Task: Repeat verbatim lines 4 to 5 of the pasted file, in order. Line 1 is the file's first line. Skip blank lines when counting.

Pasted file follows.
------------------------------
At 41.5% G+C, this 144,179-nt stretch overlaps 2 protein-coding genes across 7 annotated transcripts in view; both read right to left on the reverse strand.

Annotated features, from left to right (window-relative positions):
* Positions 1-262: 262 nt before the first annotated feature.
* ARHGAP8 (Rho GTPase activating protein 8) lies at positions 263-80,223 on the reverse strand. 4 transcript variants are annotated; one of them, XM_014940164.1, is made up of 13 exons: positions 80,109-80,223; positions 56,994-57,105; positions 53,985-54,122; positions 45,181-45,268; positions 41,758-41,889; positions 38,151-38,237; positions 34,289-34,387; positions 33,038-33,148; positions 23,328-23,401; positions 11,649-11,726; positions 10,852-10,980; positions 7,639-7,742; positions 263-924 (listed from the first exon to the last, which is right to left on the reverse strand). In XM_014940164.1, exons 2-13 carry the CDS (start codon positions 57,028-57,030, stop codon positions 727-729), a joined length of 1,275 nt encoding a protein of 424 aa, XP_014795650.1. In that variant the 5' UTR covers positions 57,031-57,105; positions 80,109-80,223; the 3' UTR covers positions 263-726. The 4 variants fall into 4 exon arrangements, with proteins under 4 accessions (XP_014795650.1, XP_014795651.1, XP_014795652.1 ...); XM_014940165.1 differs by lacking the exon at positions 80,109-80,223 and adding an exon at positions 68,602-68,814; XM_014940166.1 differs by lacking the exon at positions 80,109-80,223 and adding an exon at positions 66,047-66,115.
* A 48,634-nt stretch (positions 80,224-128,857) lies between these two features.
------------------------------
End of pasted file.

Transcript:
* ARHGAP8 (Rho GTPase activating protein 8) lies at positions 263-80,223 on the reverse strand. 4 transcript variants are annotated; one of them, XM_014940164.1, is made up of 13 exons: positions 80,109-80,223; positions 56,994-57,105; positions 53,985-54,122; positions 45,181-45,268; positions 41,758-41,889; positions 38,151-38,237; positions 34,289-34,387; positions 33,038-33,148; positions 23,328-23,401; positions 11,649-11,726; positions 10,852-10,980; positions 7,639-7,742; positions 263-924 (listed from the first exon to the last, which is right to left on the reverse strand). In XM_014940164.1, exons 2-13 carry the CDS (start codon positions 57,028-57,030, stop codon positions 727-729), a joined length of 1,275 nt encoding a protein of 424 aa, XP_014795650.1. In that variant the 5' UTR covers positions 57,031-57,105; positions 80,109-80,223; the 3' UTR covers positions 263-726. The 4 variants fall into 4 exon arrangements, with proteins under 4 accessions (XP_014795650.1, XP_014795651.1, XP_014795652.1 ...); XM_014940165.1 differs by lacking the exon at positions 80,109-80,223 and adding an exon at positions 68,602-68,814; XM_014940166.1 differs by lacking the exon at positions 80,109-80,223 and adding an exon at positions 66,047-66,115.
* A 48,634-nt stretch (positions 80,224-128,857) lies between these two features.